Julia Gillard is on a mission. Specifically, to help create a world in which being a woman is not a barrier to leadership in any field.
Needless to say, she has one hell of a battle on her hands.
The former – and first female – Australian Prime Minister has been named as the inaugural chair – and thus, will be at the helm – of the new Global Institute for Women’s Leadership with King’s College London, Sydney Morning Herald reports.
The institute’s agenda is simple: To uncover what removes obstacles to equality, research strategies known to work and ensure people employ them.
The idea is Gillard’s own, something she came up with while spending two weeks at King’s College as a visiting fellow. She has signed a three-year contract but told the Sydney Morning Herald she would consider staying longer. She will spend two months a year in London.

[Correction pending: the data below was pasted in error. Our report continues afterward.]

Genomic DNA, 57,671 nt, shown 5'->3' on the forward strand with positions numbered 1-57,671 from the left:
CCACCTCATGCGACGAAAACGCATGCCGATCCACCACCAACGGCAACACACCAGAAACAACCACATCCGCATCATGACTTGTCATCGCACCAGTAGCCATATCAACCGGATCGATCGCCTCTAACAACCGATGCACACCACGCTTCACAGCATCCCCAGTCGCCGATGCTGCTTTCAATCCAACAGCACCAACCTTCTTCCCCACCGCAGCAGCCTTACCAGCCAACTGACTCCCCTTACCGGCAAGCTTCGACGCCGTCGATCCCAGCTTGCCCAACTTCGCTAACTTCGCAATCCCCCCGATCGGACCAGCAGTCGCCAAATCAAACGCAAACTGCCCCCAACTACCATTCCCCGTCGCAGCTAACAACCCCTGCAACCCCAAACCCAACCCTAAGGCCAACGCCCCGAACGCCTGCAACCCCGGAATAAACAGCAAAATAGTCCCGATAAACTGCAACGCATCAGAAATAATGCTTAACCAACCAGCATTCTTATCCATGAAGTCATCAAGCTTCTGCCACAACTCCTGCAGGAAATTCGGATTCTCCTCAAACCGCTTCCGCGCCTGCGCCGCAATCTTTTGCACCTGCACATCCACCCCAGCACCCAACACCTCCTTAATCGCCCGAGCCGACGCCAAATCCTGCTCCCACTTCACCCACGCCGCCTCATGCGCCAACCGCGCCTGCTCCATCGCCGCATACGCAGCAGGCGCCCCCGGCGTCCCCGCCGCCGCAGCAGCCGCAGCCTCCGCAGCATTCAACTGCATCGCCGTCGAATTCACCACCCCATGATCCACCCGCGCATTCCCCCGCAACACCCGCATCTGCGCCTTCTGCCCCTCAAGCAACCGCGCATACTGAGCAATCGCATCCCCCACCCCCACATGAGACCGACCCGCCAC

But she has her work cut out for her, citing data that shows women in senior management positions have only increased by 1% in the past decade, bringing it to 25%.
Looking at the numbers, Gillard is convinced that, at this rate, it will take 200 years before men and women will have equal work opportunities unless the pace of change speeds up.
The plan, is to identify women in positions in power, identify the gaps in understanding, how progress is made and to then work with policy makers to create tangible plans for actions.
According to the institute, many of the barriers to full equality are implicit, such as influential male networks and “pervasive gender stereotyping” causing women to be commonly overlooked for leadership roles.
Since leaving office, Gillard, who is also the chair of Beyond Blue, has become increasingly interested in unconscious bias and the cultural underpinnings of how we view men versus women.
Despite having been one of the country’s most prolific female leaders, she has no doubt the criticism she received while in office stemmed at least partly from her gender.
“I feel like I lived it,” she told the ABC, also acknowledging that gender did not explain everything about her prime ministership.
“But there was this thread of gender and post getting out I’ve been able to be more analytical about that thread.”